Signature smells, like Sony’s or Westin’s, can cost between $5,000 and $25,000, depending on how complicated they are to design. Companies also pay monthly subscription fees to rent fan machines that disperse the scents into the air. Smaller retailers can buy simple smells–sage and pomegranate, rosemary eucalyptus, white ginger–off the rack for $100 a month, including fan rental. And ScentAir is expanding its repertoire by cooking up smells that are meant not to charm but to repel: last month it re-created the smell of burning electrical wire for a military simulation; earlier, it had dreamed up dinosaur dung for a children’s museum.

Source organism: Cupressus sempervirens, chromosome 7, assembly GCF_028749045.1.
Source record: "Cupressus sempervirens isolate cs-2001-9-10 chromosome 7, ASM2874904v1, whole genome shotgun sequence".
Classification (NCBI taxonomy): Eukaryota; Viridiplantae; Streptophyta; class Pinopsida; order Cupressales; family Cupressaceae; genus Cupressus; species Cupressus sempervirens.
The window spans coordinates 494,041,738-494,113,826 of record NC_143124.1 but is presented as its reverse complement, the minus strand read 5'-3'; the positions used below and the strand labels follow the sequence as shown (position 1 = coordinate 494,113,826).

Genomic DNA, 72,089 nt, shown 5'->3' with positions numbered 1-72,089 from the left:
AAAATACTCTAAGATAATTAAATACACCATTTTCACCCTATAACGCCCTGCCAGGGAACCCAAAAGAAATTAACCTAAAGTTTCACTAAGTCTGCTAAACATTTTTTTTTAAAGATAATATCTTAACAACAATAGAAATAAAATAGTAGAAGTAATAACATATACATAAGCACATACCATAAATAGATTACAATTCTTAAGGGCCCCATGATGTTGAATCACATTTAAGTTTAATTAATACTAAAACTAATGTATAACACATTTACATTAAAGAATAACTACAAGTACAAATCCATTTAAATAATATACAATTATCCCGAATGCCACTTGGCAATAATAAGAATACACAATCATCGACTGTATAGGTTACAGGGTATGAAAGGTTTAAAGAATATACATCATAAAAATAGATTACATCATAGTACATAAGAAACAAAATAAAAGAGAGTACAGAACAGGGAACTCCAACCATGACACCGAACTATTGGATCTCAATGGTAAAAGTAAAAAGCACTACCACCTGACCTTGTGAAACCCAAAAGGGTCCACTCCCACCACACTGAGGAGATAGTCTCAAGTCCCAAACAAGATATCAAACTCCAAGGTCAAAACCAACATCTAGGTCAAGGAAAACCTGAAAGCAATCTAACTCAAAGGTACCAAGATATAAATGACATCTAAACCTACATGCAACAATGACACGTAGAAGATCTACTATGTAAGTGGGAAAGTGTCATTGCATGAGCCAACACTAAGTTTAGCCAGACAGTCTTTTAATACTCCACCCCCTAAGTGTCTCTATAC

The firm is taking its smell sense even closer to consumers and hoping to cash in on the $8.3 billion Americans already spend annually on air fresheners, candles and scented plug-ins. In August, ScentAir began offering a small home version of its smell machine for $30 a month. It comes with scent choices like eucalyptus mint, citrus musk and lavender with ylang-ylang, a derivative of a south Asian evergreen tree said to have aromatherapeutic benefits. “By comparison,” says Van Epps, “plug-ins scream Grandma’s bathroom aerosol.”